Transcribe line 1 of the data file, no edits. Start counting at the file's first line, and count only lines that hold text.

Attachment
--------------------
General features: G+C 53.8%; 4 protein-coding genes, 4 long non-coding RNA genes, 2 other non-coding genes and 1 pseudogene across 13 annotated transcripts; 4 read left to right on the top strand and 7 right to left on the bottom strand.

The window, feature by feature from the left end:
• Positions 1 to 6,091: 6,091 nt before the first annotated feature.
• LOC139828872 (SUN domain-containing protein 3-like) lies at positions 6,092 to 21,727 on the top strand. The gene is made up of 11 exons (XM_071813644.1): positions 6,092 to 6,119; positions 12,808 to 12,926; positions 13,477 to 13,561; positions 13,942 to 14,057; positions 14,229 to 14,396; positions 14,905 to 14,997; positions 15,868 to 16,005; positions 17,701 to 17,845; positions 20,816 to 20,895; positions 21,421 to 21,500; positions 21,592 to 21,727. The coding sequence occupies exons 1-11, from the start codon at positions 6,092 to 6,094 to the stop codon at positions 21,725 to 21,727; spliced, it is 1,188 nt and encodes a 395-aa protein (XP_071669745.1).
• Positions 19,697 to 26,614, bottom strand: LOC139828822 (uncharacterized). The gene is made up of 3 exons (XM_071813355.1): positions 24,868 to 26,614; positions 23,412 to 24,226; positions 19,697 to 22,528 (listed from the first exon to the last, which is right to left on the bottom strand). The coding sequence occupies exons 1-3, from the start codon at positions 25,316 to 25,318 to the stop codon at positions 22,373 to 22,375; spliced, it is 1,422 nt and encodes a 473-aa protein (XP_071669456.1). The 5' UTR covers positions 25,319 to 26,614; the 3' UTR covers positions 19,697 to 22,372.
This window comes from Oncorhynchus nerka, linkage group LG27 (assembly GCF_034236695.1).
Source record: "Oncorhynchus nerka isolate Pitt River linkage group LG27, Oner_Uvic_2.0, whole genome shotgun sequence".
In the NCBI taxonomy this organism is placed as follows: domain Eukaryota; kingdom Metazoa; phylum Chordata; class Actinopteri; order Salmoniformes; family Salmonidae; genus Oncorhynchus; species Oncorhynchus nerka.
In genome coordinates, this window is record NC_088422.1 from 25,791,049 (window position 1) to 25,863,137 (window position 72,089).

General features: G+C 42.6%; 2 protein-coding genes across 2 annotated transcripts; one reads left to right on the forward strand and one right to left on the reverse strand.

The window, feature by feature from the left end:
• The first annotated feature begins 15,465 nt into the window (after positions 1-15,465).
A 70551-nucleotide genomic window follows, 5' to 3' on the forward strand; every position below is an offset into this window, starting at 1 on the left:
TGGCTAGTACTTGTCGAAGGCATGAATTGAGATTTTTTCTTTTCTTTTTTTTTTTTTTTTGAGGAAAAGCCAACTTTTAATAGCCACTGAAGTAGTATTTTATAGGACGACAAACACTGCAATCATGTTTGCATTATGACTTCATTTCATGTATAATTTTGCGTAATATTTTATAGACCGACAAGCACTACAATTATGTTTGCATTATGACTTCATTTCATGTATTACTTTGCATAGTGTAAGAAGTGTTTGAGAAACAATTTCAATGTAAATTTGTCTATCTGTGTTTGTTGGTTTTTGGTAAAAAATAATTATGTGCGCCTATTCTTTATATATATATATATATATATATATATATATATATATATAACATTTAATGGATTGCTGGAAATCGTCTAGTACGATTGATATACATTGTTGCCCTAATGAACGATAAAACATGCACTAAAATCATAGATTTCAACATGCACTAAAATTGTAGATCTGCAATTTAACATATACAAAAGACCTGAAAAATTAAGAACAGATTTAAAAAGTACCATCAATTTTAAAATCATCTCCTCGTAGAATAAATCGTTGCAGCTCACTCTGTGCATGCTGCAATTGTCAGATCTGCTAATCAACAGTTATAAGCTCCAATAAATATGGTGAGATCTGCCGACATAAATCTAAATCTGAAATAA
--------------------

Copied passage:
General features: G+C 53.8%; 4 protein-coding genes, 4 long non-coding RNA genes, 2 other non-coding genes and 1 pseudogene across 13 annotated transcripts; 4 read left to right on the top strand and 7 right to left on the bottom strand.